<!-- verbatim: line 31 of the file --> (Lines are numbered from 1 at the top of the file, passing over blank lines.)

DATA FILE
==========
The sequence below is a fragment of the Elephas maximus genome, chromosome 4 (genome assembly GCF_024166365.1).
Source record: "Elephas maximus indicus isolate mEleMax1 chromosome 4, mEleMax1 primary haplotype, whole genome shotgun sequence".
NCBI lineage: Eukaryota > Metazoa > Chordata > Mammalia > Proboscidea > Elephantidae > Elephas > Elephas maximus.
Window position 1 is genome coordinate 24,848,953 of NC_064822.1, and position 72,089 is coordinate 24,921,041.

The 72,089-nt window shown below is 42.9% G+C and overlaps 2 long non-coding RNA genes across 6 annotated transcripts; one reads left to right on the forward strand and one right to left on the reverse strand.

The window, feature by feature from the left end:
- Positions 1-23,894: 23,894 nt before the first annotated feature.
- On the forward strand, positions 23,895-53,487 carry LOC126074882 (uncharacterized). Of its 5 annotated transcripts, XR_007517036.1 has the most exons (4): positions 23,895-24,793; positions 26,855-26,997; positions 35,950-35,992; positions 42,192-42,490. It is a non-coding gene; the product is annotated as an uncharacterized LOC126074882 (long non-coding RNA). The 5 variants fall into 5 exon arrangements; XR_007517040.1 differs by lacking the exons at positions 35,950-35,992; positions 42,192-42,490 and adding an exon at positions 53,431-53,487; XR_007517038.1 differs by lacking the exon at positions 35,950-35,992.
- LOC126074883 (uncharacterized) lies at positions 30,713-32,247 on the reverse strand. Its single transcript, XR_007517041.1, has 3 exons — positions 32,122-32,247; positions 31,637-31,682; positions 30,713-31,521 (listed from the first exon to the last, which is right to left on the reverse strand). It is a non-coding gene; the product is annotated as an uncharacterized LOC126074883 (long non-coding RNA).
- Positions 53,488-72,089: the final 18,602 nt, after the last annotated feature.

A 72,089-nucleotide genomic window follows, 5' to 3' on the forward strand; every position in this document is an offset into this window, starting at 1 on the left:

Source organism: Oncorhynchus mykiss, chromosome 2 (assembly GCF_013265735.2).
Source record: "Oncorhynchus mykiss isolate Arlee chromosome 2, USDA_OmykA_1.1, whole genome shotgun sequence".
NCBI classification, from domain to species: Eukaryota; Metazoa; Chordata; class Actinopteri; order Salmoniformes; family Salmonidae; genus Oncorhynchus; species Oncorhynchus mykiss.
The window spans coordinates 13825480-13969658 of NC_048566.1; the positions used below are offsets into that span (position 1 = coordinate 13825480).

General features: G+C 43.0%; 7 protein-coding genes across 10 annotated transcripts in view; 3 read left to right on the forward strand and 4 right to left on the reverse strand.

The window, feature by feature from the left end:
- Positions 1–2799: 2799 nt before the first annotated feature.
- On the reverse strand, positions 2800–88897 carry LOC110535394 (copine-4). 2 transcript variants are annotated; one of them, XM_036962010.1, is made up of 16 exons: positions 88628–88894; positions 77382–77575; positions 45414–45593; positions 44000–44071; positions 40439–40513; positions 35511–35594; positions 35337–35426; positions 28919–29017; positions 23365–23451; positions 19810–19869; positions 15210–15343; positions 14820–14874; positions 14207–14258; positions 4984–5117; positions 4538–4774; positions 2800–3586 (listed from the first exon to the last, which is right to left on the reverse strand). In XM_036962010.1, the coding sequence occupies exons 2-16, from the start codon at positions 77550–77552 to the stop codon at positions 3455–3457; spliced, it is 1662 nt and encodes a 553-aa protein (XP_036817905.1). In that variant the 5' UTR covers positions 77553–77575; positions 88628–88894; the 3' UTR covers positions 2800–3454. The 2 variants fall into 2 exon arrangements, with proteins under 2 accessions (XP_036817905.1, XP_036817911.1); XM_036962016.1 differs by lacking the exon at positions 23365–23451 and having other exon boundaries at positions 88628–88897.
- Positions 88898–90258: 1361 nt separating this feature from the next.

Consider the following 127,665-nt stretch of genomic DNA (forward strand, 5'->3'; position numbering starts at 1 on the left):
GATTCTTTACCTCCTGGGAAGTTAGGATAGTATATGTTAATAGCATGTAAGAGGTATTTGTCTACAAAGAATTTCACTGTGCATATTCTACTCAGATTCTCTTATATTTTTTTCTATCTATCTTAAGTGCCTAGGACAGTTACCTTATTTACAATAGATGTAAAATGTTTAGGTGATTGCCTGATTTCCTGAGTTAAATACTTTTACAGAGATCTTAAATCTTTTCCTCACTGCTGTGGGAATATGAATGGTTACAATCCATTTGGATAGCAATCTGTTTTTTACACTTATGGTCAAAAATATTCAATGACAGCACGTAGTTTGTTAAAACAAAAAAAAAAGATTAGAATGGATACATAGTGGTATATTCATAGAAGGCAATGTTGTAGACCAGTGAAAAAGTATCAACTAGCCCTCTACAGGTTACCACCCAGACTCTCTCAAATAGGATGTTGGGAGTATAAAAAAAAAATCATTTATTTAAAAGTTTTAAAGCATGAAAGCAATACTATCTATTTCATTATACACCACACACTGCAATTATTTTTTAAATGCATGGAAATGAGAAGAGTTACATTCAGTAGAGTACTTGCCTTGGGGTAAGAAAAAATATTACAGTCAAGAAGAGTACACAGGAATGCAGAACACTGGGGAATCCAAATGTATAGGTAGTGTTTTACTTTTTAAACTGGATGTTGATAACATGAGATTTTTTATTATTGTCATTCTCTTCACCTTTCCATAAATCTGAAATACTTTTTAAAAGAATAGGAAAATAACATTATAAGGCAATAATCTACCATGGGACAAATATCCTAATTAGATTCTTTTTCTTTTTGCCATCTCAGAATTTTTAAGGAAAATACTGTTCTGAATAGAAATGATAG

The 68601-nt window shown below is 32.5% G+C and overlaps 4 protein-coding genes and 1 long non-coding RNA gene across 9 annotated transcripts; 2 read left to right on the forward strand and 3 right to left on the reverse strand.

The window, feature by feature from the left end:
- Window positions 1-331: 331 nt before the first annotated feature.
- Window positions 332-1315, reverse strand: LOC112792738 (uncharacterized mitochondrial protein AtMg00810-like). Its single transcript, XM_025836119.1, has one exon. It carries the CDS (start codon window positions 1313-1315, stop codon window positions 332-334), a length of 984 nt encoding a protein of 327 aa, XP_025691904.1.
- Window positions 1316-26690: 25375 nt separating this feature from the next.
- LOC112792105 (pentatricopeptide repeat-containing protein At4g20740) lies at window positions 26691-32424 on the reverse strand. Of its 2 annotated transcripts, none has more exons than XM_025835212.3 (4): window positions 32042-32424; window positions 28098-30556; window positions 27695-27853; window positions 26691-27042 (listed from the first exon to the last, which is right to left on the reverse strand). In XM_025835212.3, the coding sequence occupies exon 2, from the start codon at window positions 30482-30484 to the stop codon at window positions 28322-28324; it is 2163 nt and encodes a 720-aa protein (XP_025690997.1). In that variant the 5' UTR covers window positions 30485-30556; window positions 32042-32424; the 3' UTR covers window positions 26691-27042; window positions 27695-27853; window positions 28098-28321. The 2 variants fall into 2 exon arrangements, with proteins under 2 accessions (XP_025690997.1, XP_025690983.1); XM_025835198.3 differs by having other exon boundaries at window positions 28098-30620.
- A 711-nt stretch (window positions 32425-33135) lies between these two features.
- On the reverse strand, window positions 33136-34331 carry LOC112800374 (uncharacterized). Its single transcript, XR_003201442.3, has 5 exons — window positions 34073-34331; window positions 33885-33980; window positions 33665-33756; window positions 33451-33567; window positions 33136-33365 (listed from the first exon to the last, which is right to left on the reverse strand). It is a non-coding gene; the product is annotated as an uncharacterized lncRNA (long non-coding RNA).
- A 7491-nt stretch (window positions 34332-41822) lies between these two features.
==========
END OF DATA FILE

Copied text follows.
- A 7491-nt stretch (window positions 34332-41822) lies between these two features.